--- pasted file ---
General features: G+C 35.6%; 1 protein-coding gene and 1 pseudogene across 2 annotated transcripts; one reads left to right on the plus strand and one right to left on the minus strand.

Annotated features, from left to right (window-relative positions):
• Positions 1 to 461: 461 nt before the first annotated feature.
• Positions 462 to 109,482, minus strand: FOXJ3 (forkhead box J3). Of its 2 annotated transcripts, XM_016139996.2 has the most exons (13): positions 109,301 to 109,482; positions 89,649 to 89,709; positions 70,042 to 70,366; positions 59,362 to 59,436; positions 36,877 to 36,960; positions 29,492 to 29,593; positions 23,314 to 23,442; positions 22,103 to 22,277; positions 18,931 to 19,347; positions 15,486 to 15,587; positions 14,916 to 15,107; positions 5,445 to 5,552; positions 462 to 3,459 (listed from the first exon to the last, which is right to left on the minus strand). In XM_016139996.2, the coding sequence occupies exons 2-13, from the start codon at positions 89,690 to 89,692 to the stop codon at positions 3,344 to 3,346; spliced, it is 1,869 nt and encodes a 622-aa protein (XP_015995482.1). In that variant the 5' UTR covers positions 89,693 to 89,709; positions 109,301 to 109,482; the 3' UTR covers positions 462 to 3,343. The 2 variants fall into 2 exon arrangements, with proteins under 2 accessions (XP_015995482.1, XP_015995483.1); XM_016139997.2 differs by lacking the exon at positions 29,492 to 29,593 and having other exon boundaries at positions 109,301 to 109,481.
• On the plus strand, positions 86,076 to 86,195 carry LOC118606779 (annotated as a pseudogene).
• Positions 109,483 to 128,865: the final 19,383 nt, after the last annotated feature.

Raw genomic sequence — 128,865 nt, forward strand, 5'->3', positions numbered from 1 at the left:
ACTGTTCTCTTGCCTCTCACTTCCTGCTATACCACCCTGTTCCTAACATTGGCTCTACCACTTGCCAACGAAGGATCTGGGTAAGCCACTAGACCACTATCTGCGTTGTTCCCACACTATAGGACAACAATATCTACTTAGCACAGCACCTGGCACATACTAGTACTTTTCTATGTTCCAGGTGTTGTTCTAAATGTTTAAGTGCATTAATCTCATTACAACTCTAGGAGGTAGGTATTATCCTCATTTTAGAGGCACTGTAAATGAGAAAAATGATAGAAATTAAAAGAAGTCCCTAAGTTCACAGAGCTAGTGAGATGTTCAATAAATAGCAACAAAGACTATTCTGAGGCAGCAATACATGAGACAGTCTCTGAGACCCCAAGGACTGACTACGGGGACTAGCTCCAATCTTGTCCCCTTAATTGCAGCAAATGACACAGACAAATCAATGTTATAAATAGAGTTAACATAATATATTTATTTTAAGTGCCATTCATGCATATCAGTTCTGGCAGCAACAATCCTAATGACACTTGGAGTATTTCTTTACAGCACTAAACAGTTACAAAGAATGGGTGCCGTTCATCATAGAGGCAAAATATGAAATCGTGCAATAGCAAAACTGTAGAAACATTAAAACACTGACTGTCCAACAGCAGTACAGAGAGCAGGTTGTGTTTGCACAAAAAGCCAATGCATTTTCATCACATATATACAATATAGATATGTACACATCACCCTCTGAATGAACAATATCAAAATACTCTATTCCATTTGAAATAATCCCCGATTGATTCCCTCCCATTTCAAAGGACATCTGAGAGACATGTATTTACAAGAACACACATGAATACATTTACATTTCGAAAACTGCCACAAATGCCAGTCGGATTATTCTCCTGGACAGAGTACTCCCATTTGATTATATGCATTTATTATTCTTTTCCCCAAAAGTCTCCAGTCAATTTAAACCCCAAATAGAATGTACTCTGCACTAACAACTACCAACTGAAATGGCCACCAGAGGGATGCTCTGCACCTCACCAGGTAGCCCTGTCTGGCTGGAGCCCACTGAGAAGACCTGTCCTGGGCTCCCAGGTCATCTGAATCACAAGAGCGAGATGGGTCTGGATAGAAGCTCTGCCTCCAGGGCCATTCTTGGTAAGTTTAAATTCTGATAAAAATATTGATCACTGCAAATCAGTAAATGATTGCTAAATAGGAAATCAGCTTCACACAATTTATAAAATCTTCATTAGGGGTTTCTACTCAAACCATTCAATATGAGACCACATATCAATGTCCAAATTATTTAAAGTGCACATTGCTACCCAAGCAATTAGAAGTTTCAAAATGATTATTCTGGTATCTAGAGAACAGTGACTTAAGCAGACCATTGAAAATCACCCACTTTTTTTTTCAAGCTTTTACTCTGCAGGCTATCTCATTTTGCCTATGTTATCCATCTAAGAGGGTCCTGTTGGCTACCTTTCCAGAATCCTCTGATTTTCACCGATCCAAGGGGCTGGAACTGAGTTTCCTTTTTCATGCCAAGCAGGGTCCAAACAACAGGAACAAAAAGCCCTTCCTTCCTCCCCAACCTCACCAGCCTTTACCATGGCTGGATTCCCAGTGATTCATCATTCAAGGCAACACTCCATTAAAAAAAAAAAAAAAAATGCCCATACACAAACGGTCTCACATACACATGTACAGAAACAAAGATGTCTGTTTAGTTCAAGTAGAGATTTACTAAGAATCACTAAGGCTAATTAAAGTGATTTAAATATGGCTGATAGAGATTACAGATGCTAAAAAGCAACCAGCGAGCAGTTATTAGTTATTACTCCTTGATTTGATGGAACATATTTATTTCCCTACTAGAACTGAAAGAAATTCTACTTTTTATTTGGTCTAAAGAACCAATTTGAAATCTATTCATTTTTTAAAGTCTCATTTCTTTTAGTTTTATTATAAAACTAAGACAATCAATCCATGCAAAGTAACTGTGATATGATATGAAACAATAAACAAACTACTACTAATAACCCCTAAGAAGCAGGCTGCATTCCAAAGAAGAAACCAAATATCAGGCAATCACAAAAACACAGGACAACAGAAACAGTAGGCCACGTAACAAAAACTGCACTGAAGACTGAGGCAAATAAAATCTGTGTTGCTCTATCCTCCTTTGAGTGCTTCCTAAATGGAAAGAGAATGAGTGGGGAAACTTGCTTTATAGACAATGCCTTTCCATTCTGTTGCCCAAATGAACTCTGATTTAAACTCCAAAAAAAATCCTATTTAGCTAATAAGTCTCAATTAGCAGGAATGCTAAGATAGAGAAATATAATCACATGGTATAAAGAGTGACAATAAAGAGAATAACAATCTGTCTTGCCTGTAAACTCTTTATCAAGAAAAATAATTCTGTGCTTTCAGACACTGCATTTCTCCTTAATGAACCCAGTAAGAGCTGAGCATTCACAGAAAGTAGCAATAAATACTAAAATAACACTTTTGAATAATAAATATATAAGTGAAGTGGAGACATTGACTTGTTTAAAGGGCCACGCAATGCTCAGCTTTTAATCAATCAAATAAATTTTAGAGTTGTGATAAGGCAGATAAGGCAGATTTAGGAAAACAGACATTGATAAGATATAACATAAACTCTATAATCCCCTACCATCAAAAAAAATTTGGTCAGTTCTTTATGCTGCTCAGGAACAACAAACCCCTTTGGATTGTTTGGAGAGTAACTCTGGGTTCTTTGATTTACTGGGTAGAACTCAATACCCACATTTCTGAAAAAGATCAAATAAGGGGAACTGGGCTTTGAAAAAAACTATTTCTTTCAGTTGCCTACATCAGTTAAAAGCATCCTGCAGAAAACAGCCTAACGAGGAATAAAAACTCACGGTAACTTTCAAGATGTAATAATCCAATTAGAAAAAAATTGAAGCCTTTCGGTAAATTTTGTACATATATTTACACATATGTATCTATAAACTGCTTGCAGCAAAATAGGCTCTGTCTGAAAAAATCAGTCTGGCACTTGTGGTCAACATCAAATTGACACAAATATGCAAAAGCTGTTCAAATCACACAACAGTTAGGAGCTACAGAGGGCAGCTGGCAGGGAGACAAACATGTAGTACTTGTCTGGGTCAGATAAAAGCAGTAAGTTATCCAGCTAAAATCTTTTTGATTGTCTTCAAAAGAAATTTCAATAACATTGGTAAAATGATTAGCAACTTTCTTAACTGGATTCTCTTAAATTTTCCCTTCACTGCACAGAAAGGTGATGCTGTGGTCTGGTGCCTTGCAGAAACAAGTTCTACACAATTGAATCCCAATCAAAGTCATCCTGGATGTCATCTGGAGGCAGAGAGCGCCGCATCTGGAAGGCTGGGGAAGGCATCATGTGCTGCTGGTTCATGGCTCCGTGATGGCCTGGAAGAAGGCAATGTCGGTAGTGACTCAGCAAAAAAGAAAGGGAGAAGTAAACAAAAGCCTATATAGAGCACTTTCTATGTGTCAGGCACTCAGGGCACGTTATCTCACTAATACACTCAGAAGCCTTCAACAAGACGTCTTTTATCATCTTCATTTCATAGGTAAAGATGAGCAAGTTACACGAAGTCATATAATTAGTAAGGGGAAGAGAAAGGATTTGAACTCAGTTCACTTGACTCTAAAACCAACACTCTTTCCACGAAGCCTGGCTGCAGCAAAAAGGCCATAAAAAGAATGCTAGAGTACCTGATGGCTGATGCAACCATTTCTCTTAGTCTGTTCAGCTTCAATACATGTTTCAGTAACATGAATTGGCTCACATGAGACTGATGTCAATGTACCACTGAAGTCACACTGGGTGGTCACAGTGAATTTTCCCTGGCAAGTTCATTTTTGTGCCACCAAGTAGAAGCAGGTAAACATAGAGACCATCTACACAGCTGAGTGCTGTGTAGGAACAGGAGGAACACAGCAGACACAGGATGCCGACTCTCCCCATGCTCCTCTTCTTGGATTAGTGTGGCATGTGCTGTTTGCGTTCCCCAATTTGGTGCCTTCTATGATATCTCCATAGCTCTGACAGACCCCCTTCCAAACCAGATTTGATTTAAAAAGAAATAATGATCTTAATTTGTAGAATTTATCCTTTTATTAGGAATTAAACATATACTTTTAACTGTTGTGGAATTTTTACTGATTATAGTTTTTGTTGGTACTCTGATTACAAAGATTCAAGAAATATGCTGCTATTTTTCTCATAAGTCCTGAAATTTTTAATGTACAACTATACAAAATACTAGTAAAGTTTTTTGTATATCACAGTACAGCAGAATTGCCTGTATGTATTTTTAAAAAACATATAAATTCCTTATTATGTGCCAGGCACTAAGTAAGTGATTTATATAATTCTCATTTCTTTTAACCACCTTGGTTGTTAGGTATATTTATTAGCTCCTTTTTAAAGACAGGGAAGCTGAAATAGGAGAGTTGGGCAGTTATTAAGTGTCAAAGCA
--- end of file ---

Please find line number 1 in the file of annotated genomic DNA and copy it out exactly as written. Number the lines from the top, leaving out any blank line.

General features: G+C 35.6%; 1 protein-coding gene and 1 pseudogene across 2 annotated transcripts; one reads left to right on the plus strand and one right to left on the minus strand.